Does your spouse have a habit that drives you mad?
After nearly 19 years of marriage, Basil and I have managed to negotiate numerous sticking points:
The “how hot should the heat be” and “how cold should the a/c be” two-step. (Wherever he puts the thermostat, I just go after him and put it in the right spot.)
How the groceries should be put away (ditto).
How the yard should look (all his).
How often the gutters should be cleaned and windows should be washed (ditto).
The finer points of laundry (mine, all mine. I’ve endured enough shrinkage, thank you very much. EXCEPT for his dress shirts — where my efforts shortened the sleeves and collars one too many times. Oops.)
The squeezing of the toothpaste tube (never an issue).
Control over the remote (thanks to his early morning work schedule, he’s in bed most nights pretty early into prime time, so the TV is all mine. YES!).
The under-over toilet paper thing (again, never an issue. Of course, that might be because I’m the only person who changes the rolls).
There are lots of other examples, but one in particular that is getting very old.
Basil can remember a telephone number, a bank account number, what he ate for dinner 17 days ago. But the man cannot remember a name and will remember a face only half the time. (He just read this over my shoulder as I typed it and argues that he remembers faces 80 percent of the time, but I think he’s overstating it.)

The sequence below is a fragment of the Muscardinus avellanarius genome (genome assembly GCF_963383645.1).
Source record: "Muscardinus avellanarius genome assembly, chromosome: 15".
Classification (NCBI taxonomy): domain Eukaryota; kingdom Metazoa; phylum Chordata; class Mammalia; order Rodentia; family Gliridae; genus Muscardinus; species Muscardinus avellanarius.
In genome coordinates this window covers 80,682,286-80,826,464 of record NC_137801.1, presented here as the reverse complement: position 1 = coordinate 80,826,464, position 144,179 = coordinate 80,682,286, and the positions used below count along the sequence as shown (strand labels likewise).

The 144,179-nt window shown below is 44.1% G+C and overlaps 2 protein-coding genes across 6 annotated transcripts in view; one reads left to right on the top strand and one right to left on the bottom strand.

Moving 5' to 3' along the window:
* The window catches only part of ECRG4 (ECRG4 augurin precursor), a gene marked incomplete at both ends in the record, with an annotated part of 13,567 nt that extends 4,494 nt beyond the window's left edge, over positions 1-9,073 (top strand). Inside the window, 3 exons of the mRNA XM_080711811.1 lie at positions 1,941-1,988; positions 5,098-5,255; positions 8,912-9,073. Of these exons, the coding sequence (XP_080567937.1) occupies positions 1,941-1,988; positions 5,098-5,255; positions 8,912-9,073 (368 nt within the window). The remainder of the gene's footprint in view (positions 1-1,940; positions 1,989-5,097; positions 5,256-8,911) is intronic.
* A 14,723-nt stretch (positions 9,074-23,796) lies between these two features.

My station here in our life together is to keep a regular stream of sotto vocce commentary going in his ear: “That is Sue; we met her at a school event.” “Marvin met you in Costco.” “Nick goes to church with us.” Etc.
Without me, he’s lost.
Catherine’s friends are all nameless to him. Any story she tells at supper is punctuated by his asking, “Which one is this?” And I have to remind him that Remy is the girl he drives sometimes to the kids’ volunteer gig at Greenwich Hospital. Or Julia is the girl who lives practically in Port Chester, NY. Or Alana lives up in North Stamford and is Catherine’s friend from camp.
I should save my breath because I will only have to repeat it all again.
He covers up in adult company by referring to other men as “Guy” or “Pal.” Catherine and I cringe every time.
And he devised a system for keeping track of the teen girls who come in and out of our house: There’s “Chorus Girl” and “Movie Girl” and “Party Girl.” I’m not sure their parents would approve.
Apparently outside Greenwich Hospital one recent afternoon, Remy stood waving and waving while Basil tried to puzzle out who she was. Finally at the last second, he got it and waved back, but Remy wasn’t convinced, texting Catherine: “Your dad didn’t know who I was.”
It’s quite possible that the mother and son who slowed down outside the gas station last night to wave a hearty hello to Basil are reading this. To you both, I offer a sincere apology.
I would call to explain, but I don’t know who you are.
Basil didn’t either.